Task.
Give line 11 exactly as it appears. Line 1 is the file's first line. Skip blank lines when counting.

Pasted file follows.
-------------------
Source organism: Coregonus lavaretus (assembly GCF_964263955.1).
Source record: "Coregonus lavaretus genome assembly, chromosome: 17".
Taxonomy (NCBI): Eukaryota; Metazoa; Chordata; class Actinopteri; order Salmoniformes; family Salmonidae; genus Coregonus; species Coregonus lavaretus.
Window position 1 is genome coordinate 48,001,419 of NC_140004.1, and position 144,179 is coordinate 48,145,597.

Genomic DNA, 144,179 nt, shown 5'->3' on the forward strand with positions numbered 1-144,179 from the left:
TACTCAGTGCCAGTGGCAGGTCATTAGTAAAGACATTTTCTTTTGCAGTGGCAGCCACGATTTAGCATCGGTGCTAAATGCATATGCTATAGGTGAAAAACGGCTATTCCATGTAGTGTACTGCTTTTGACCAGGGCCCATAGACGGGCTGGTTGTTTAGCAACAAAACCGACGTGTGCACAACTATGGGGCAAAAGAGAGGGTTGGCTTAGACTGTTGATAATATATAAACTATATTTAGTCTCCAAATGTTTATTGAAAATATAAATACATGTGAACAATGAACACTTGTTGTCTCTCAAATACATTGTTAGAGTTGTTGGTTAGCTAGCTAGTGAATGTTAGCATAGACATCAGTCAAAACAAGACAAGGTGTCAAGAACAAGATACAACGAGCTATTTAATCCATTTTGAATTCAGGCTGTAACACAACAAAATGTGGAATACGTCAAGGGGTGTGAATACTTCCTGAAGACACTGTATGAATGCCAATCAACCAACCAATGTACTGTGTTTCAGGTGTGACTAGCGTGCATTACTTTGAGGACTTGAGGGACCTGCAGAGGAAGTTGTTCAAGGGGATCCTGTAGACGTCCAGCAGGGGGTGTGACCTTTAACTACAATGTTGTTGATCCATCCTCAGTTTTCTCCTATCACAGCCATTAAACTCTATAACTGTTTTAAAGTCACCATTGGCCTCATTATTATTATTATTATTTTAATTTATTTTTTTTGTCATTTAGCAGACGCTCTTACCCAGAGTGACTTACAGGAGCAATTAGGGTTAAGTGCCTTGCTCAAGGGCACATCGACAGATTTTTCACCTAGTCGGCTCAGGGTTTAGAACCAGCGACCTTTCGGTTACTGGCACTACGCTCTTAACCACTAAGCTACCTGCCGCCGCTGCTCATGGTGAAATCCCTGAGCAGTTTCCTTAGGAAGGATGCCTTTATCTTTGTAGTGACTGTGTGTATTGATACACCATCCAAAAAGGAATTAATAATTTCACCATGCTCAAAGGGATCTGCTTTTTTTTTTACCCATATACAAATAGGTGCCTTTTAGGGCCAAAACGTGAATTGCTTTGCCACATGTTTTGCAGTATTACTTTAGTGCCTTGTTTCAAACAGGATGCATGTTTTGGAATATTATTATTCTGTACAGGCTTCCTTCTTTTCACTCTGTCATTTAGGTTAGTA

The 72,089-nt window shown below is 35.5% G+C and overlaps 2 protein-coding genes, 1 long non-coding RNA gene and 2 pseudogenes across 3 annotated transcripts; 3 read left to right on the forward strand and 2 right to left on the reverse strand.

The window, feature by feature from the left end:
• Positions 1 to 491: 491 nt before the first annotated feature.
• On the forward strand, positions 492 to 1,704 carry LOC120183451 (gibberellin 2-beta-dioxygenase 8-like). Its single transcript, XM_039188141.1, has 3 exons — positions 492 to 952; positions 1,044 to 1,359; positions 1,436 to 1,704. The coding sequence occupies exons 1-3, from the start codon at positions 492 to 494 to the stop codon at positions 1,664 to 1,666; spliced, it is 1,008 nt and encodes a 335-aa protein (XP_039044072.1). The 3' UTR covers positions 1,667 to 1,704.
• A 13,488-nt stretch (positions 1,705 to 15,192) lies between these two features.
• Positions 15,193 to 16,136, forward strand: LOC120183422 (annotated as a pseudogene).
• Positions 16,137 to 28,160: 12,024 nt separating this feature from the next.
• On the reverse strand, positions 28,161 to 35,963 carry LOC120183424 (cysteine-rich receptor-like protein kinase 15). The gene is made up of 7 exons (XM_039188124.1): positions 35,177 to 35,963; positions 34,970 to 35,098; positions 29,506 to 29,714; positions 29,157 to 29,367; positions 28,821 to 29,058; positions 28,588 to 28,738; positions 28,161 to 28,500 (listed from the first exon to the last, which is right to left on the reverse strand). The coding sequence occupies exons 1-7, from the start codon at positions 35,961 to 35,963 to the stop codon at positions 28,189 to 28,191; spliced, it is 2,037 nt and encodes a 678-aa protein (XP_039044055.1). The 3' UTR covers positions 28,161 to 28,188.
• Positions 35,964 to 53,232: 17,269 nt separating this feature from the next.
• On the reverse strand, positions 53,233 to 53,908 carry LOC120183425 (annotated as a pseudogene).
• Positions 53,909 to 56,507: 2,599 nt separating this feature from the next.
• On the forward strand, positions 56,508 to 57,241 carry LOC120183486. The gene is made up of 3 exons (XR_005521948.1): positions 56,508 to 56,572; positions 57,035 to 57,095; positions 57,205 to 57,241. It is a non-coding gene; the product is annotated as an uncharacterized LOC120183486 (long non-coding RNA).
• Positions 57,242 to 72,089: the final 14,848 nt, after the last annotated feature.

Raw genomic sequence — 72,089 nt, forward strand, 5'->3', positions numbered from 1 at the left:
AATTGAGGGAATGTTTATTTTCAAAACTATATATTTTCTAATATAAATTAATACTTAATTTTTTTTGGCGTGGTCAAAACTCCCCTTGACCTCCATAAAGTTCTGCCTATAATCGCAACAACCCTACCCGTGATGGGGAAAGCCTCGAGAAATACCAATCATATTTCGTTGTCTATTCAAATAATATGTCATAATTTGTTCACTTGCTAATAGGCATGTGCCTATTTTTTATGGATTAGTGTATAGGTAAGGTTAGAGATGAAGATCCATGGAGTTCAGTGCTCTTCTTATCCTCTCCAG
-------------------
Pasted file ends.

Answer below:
• A 13,488-nt stretch (positions 1,705 to 15,192) lies between these two features.